To close out the episode, Daniel Gritzer checks in from the Serious Eats test kitchen and schools us on grilling pork chops. “Grilling pork chops can present similar problems as chicken breasts. The meat is lean and prone to drying out, even with the slightest overcooking. With a few simple steps, though, you can guarantee that your pork chops will be juicy and perfect every time.”

I urge all Serious Eaters to check this episode out, just because Claudia Fleming’s story is so moving.

Special Sauce is available on iTunes, Google Play Music, Soundcloud, Player FM, and Stitcher. You can also find the archive of all our episodes here on Serious Eats and on this RSS feed.

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Transcript

Ed Levine: Welcome to Special Sauce 2.0, the Serious Eats podcast about food and life now with an expanded menu. Every week on Special Sauce we begin with Ask Kenji, where Kenji López-Alt, Serious Eats’ chief culinary consultant, gives the definitive answer to the question of the week that a serious eater like you has sent us.

Kenji López-Alt: If you really put your food processor through a workout regularly, just get two separate blades and have one of them as your beat up blade and the other as your sharp blade.

EL: After Ask Kenji, a conversation with our guest back with us: Claudia Fleming, pastry chef goddess, cookbook author, and former innkeeper.

Claudia Fleming: The inn was the little money pit and it was a bit like The Shining.

EL: Finally on today’s podcast, a teachable moment in the Serious Eats’ test kitchen.

Daniel Gritzer: Grilling pork chops can present similar problems as chicken breasts. The meat is lean and prone to drying out, even with the slightest overcooking. With a few simple steps, though, you can guarantee that your pork chops will be juicy and perfect every time.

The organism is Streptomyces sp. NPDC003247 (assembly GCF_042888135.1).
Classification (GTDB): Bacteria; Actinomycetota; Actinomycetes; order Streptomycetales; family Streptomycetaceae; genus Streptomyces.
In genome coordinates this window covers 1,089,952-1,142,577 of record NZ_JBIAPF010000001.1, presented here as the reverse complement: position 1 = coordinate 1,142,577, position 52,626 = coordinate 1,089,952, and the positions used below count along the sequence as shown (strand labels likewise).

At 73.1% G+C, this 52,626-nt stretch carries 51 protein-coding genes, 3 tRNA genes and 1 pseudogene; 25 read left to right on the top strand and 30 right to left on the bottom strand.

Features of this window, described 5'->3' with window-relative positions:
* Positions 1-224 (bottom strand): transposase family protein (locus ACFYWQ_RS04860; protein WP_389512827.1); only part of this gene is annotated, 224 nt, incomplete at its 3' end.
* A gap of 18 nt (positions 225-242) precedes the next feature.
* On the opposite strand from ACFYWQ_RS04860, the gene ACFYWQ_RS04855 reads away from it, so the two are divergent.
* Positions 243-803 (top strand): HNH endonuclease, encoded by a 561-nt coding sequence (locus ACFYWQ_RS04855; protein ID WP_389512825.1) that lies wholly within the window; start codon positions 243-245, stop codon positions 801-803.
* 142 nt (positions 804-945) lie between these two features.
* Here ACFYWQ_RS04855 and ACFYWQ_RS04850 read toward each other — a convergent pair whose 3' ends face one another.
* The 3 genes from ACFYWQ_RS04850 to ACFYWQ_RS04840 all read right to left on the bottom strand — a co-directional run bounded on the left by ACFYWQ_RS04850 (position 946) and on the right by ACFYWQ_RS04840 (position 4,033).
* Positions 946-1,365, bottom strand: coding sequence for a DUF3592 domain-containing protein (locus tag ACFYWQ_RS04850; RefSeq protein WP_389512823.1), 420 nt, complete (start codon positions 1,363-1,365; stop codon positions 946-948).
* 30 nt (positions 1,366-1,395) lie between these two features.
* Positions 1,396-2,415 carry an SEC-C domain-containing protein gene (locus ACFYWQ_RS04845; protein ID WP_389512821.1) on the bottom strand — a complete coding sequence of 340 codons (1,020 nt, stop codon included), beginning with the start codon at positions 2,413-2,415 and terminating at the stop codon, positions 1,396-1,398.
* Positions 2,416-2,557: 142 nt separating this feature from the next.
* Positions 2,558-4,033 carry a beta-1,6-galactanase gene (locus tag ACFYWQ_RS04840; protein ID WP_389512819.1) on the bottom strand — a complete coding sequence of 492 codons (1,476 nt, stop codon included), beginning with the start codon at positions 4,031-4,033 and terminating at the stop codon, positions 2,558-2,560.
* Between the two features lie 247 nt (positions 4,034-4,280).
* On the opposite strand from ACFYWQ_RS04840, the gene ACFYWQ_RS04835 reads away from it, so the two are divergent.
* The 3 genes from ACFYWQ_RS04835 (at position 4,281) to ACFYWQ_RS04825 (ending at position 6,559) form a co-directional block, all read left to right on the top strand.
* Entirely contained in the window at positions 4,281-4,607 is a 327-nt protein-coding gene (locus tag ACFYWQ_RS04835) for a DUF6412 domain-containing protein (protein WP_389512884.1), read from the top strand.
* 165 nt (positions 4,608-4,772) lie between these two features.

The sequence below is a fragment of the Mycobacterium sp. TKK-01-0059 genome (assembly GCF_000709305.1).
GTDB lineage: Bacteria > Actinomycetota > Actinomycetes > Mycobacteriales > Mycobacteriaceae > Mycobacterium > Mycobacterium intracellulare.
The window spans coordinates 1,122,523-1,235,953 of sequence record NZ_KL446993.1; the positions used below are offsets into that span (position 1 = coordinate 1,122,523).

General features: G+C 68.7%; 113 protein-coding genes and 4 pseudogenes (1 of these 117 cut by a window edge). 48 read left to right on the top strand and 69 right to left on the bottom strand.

EL: First up, our chief culinary consultant and author of The Food Lab: Kenji Lopez Alt. Kenji, our question of the week comes from Joan Moore: “How long should the blade on my Cuisinart last? I regularly put it through a workout.” Doesn’t it depend on what she means by regular and what she means by workout?

JKLA: Exactly. It’s just like a knife: the blade on a… By Cuisinart, she means a food processor, so it has two spinning blades that are kind of curved. If all you’re doing is chopping fresh herbs and maybe making dough with it, it’ll last a long time. If you’re using it to crush nuts or make pesto it’s not going to last nearly as long. If you do what I do sometimes, which is make an olive salad and accidentally leave some olive pits in there, then it barely lasts at all because those olive pits get jammed on there and they scrape up against the plastic and it ruins your blade.